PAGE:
The Violent Assault Comes Just Ten Days after Sea Shepherd Reported to Costa Rican Authorities Receiving Warning of an Impending Attack by Poachers
A group of 11 volunteers working with Sea Shepherd Conservation Society’s Sea Turtle Defense Campaign Operation Jairo were physically attacked by poachers last night during a peaceful patrol of Costa Rica’s Pacuare Beach to locate and protect nesting endangered turtles and their eggs. Two volunteers sustained minor injuries.
Upon spotting the Sea Shepherd crew, which included a media team as well as beach patrol volunteers, a group of poachers immediately approached and, unprovoked, began to attack the unarmed Sea Shepherd volunteers with branches and machetes. Initial reports indicate that more than 10 poachers were involved in the attack. Operation Jairo Ground Leader for Costa Rica, Brett Bradley of Australia, stood in between the poachers and his fellow volunteers, enduring most of the violent assault and sustaining injuries to his arms. Media crewmember Ellen Campbell of Canada also suffered an injury to her shoulder.
As Sea Shepherd volunteers attempted to leave the beach to safety, a security guard fired a total of eight shots into the sand in an effort to scare off the attackers. The aggressive poachers continued their assault, even firing three shots at a second member of the security team, who was hired by Sea Shepherd to protect the organization’s volunteers following threats of violence. One guard was attacked by three of the men, but managed to fend off two as the other retreated.
In addition to Australia and Canada, Sea Shepherd’s multi-national team of Operation Jairo volunteers currently on the ground in Costa Rica and present during last night’s attack also includes individuals from Austria, Spain, the United States, France and Costa Rica.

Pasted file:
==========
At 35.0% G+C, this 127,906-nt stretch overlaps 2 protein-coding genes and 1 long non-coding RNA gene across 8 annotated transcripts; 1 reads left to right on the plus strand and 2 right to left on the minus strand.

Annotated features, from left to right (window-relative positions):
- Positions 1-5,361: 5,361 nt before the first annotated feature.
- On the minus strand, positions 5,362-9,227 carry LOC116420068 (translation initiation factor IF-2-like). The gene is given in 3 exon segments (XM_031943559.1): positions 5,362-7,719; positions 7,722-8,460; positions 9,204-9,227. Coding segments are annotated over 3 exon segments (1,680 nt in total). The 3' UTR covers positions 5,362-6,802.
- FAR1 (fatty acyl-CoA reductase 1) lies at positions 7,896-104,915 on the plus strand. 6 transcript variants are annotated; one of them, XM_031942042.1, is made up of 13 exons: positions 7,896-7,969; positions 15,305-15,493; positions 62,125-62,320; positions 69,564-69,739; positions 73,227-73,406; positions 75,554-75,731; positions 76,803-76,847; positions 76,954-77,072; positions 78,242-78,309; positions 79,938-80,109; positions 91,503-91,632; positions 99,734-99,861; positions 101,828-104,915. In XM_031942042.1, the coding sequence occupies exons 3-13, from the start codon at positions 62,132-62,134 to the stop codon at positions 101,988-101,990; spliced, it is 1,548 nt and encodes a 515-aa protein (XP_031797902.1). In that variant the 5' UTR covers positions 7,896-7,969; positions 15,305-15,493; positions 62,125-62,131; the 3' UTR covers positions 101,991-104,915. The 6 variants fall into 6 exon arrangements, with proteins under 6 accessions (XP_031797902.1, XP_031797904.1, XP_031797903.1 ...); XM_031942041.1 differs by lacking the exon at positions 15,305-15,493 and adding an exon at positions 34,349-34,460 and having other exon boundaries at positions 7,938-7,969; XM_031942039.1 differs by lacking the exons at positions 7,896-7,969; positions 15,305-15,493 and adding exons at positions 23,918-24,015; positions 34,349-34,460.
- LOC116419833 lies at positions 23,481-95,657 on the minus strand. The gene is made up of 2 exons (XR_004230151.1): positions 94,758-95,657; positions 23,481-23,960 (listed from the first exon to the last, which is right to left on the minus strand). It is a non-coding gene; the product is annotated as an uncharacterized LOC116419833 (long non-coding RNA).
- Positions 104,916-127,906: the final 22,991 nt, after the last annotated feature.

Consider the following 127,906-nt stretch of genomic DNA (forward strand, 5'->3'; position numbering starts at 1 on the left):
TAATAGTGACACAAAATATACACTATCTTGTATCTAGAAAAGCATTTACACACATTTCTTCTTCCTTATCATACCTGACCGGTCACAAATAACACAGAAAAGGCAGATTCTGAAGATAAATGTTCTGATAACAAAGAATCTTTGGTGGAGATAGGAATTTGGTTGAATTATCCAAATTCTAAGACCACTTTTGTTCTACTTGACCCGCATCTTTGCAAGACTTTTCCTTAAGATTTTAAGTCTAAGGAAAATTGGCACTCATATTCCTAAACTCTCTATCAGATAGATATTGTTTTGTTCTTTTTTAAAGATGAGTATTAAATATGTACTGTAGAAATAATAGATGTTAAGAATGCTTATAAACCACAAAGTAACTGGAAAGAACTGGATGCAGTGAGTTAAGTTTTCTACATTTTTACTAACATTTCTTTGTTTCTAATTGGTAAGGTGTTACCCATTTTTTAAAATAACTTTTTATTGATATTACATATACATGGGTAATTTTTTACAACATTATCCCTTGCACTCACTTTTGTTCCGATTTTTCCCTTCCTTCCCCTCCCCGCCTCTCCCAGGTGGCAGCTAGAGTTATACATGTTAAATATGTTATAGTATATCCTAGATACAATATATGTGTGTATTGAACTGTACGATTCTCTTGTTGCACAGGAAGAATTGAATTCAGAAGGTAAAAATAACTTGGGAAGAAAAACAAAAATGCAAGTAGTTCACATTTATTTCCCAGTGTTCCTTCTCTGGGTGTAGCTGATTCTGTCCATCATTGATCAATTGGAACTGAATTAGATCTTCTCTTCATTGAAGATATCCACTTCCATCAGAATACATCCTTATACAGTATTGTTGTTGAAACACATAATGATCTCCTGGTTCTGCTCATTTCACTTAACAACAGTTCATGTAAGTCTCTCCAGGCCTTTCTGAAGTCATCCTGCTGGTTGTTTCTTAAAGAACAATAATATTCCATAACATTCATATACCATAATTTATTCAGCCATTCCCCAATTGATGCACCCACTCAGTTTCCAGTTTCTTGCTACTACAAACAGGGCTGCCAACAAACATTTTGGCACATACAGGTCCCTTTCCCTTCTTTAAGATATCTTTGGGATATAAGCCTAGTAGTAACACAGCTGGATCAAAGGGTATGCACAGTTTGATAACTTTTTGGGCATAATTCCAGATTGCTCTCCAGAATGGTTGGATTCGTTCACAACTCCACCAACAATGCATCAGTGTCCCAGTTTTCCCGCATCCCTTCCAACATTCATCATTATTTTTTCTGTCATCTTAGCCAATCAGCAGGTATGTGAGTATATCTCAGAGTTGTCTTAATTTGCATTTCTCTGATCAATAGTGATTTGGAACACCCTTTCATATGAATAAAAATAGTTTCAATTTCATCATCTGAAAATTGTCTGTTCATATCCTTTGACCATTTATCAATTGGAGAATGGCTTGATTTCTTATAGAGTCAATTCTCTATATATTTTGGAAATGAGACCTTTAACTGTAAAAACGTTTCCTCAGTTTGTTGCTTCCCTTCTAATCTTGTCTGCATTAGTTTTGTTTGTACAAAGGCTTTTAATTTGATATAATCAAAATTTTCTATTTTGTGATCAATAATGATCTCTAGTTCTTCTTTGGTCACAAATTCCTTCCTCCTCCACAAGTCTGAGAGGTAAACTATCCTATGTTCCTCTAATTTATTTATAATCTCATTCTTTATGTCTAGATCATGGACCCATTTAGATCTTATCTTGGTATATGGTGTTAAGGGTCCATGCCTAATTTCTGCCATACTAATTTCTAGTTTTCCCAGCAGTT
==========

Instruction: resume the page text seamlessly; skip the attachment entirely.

On June 4, Sea Shepherd volunteers caught a poacher in the act of stealing eggs from an endangered leatherback sea turtle, as the vulnerable nesting female laid them in the sand of Pacuare Beach. Sea Shepherd surrounded the turtle, standing between her and gathering poachers until she finished nesting and returned safely to the sea. The remainder of her eggs were relocated to a guarded hatchery. Shortly thereafter, Ground Leader Brett Bradley was told by a confidential informant that poachers were planning an attack to intimidate Sea Shepherd volunteers. These threats were reported on June 16 to the Costa Rican Judicial Investigation Organization (OIJ).
Jorge Serendero, Sea Shepherd spokesman for Central America, said at this time the group of volunteers is preparing to file a new complaint with the OIJ in Bataan, Limon. There they will also reorganize and implement increased security measures to resume efforts to protect turtles in Pacuare.
“The criminal poachers targeting Costa Rica’s endangered sea turtles are becoming increasingly frustrated that Sea Shepherd’s ground crew volunteers are standing in the way of their illegal activities. This is a clear indication that Sea Shepherd’s presence as we patrol the beaches has been effective,” said Sea Shepherd Campaign Coordinator, David Hance.
“Ground Leader Brett Bradley has confirmed to me that all volunteers are well in the wake of the attack. Our team reports that after experiencing this violence at the hands of the poachers, they are more determined than ever to continue to protect the turtles,” added Hance. “Sea Shepherd is taking all appropriate steps to ensure the safety of our crew. We have again contacted the Costa Rican Ministry of Environment, Energy and Seas and the Coast Guard, as well as the local embassies that govern each of our crewmembers. We are also in contact with the local police and are demanding that they protect our volunteers, take swift action against these poachers for their attack, and enforce the law as it relates to poaching of turtle eggs.”
With an average of only one in 1,000 sea turtle hatchlings surviving to adulthood, Sea Shepherd is addressing the urgent need to protect these endangered marine animals before it’s too late. Operation Jairo is currently taking place in Costa Rica and Honduras, where Sea Shepherd volunteers are protecting sea turtles from poaching. The campaign will also launch in mid-July in Florida, where volunteers will work with non-profit Sea Turtle Oversight Protection (S.T.O.P.) to guide hatchlings safely to the sea and ensure that ordinances regulating commercial lighting along the beaches, which can disorient nesting turtles and hatchlings and cause them to head away from the sea and toward dangerous roadways, are adhered to and enforced.